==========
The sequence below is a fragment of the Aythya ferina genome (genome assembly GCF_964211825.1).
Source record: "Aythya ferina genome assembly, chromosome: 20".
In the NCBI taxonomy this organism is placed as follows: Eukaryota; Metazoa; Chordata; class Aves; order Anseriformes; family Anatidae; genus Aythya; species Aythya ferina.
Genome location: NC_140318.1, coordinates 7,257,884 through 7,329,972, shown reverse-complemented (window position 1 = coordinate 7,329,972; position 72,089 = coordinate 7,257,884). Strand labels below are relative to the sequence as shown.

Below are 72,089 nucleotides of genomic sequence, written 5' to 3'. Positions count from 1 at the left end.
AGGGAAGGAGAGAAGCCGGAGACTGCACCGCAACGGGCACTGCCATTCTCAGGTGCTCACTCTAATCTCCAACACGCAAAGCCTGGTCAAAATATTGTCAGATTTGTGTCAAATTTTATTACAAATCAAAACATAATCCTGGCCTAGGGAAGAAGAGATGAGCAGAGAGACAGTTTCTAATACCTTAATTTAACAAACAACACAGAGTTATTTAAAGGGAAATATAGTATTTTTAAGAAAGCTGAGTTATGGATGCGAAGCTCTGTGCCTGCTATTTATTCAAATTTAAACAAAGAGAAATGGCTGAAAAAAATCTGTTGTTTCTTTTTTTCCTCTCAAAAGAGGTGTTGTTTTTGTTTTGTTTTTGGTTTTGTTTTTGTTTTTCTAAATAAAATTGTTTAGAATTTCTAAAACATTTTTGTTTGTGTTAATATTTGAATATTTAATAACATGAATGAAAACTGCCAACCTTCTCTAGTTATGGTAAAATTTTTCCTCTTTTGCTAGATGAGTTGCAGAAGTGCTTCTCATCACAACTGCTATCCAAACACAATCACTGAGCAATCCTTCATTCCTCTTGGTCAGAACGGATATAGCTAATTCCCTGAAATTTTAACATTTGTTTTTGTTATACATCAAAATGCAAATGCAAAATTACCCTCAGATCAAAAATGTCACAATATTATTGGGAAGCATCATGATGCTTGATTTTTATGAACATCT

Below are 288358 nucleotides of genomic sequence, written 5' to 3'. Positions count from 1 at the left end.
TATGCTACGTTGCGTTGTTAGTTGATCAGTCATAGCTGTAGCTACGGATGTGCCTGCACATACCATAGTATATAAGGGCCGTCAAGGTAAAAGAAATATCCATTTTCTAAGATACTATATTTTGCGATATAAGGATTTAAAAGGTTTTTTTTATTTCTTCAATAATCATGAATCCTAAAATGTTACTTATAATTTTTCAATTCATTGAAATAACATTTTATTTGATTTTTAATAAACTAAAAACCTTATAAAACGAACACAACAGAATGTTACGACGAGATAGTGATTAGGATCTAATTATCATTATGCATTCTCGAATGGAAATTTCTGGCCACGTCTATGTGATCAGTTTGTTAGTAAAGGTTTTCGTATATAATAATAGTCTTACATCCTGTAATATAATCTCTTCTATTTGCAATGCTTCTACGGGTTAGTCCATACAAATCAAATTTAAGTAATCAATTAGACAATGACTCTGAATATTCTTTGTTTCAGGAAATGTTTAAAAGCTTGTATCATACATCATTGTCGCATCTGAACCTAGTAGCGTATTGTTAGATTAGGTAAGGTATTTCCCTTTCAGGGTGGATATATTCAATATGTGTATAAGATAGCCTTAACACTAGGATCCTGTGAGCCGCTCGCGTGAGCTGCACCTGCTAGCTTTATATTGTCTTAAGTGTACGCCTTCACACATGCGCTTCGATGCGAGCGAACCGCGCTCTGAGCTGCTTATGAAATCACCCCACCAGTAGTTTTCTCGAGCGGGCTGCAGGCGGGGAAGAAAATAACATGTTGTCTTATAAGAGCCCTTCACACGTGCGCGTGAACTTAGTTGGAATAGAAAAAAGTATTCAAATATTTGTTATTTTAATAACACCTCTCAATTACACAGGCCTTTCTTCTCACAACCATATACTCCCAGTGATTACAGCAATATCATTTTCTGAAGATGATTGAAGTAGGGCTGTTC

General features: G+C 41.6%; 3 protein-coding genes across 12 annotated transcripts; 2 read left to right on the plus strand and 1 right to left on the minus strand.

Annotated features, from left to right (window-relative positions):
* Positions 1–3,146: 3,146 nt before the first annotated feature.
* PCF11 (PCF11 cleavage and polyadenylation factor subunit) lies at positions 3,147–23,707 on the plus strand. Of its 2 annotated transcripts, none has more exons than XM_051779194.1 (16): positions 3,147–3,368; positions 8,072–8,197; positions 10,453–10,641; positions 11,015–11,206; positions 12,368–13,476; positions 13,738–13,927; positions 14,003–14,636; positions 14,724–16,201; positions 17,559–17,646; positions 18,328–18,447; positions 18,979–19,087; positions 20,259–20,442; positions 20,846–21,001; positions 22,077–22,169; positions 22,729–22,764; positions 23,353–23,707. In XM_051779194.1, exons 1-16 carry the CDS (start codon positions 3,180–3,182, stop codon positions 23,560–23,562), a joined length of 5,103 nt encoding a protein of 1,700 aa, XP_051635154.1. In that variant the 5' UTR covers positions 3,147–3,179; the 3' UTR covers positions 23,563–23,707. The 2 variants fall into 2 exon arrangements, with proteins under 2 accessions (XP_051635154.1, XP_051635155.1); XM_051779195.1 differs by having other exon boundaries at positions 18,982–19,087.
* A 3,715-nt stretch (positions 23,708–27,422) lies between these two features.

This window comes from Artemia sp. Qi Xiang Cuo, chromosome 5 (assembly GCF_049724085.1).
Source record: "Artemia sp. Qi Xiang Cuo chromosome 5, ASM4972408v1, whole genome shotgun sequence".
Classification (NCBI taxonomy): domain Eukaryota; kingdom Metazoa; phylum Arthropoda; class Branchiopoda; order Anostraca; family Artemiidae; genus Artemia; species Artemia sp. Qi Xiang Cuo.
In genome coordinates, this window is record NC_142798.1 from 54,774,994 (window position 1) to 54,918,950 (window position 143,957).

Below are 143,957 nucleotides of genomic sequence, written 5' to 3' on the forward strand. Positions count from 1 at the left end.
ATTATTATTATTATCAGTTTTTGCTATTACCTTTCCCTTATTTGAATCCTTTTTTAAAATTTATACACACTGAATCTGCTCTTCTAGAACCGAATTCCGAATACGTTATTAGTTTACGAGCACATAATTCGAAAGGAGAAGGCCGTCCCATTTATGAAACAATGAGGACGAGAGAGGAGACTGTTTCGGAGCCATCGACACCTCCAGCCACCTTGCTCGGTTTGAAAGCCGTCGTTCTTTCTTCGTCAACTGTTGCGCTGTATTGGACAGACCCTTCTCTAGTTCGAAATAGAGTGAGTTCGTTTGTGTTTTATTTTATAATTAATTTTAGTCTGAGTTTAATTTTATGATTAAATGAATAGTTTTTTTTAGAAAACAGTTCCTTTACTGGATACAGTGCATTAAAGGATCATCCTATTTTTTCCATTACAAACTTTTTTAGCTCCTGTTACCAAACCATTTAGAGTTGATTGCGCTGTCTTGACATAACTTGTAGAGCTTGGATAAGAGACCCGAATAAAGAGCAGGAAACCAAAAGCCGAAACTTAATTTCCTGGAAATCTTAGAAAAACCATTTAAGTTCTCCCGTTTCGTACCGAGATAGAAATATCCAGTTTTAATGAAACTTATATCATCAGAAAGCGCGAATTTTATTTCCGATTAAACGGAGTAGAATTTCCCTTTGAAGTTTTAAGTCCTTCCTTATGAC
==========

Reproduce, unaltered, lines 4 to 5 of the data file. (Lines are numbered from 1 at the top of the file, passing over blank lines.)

Genome location: NC_140318.1, coordinates 7,257,884 through 7,329,972, shown reverse-complemented (window position 1 = coordinate 7,329,972; position 72,089 = coordinate 7,257,884). Strand labels below are relative to the sequence as shown.

Below are 72,089 nucleotides of genomic sequence, written 5' to 3'. Positions count from 1 at the left end.